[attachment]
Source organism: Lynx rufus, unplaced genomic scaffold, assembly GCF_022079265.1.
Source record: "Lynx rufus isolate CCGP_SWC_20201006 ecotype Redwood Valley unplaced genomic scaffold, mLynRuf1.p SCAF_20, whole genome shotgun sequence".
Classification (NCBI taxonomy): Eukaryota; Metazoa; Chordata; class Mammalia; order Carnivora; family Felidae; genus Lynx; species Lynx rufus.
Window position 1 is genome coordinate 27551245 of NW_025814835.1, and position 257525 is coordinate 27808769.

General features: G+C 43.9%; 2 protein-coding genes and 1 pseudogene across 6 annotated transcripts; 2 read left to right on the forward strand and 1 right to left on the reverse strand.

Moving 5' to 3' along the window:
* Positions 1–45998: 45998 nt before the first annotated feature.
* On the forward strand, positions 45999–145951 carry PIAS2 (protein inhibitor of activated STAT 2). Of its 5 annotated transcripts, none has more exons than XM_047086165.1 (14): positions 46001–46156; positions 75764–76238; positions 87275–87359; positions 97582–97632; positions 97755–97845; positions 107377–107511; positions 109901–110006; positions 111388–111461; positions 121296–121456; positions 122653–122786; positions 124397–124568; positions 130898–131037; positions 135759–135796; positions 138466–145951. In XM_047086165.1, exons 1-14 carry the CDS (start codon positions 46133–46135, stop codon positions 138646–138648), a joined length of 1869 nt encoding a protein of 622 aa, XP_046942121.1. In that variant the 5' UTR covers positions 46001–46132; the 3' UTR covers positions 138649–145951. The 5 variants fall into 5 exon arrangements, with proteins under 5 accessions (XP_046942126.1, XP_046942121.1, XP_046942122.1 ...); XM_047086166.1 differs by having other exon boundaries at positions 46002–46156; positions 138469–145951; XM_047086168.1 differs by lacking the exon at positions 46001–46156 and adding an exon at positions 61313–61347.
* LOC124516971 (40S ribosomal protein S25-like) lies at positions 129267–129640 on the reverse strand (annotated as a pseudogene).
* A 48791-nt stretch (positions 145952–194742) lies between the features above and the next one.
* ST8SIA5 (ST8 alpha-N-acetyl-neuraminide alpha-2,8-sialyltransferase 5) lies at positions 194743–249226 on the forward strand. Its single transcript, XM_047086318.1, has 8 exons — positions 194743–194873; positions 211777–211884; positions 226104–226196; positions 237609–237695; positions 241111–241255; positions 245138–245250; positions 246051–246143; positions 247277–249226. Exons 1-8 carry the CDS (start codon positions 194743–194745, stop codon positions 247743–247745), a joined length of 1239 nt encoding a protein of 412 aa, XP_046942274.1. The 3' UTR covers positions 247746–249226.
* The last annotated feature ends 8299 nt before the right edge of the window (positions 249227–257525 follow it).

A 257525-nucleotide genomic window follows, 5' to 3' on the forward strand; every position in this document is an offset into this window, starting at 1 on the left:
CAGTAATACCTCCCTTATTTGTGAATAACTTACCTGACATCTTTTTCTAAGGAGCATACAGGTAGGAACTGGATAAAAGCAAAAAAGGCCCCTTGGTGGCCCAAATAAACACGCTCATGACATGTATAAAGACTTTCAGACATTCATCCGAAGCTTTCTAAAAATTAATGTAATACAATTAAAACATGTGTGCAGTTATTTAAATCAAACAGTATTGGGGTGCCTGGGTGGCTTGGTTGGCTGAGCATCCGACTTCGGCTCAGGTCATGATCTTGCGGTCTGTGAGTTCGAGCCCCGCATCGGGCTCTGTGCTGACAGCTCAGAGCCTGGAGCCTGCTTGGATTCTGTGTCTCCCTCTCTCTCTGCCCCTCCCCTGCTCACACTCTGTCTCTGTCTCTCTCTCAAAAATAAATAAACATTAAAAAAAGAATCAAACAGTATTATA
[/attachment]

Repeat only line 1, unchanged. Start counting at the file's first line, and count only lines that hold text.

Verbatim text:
Source organism: Lynx rufus, unplaced genomic scaffold, assembly GCF_022079265.1.